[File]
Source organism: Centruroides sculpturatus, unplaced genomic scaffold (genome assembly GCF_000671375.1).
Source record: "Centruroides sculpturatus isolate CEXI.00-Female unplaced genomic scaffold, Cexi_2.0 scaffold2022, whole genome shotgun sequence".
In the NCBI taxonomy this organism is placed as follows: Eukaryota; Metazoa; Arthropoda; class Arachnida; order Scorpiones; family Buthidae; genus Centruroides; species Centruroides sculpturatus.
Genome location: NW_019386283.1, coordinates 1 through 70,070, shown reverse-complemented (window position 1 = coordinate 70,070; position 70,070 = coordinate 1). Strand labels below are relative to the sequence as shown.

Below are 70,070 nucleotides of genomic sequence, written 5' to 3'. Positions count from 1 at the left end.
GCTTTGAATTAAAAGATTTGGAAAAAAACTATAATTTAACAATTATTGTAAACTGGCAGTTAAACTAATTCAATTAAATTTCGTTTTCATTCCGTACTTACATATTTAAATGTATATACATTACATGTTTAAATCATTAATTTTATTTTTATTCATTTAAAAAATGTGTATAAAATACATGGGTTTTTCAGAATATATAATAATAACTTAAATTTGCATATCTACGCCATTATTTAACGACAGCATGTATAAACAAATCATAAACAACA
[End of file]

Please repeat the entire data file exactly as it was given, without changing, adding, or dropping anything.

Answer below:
Source organism: Centruroides sculpturatus, unplaced genomic scaffold (genome assembly GCF_000671375.1).
Source record: "Centruroides sculpturatus isolate CEXI.00-Female unplaced genomic scaffold, Cexi_2.0 scaffold2022, whole genome shotgun sequence".
In the NCBI taxonomy this organism is placed as follows: Eukaryota; Metazoa; Arthropoda; class Arachnida; order Scorpiones; family Buthidae; genus Centruroides; species Centruroides sculpturatus.
Genome location: NW_019386283.1, coordinates 1 through 70,070, shown reverse-complemented (window position 1 = coordinate 70,070; position 70,070 = coordinate 1). Strand labels below are relative to the sequence as shown.

Below are 70,070 nucleotides of genomic sequence, written 5' to 3'. Positions count from 1 at the left end.
GCTTTGAATTAAAAGATTTGGAAAAAAACTATAATTTAACAATTATTGTAAACTGGCAGTTAAACTAATTCAATTAAATTTCGTTTTCATTCCGTACTTACATATTTAAATGTATATACATTACATGTTTAAATCATTAATTTTATTTTTATTCATTTAAAAAATGTGTATAAAATACATGGGTTTTTCAGAATATATAATAATAACTTAAATTTGCATATCTACGCCATTATTTAACGACAGCATGTATAAACAAATCATAAACAACA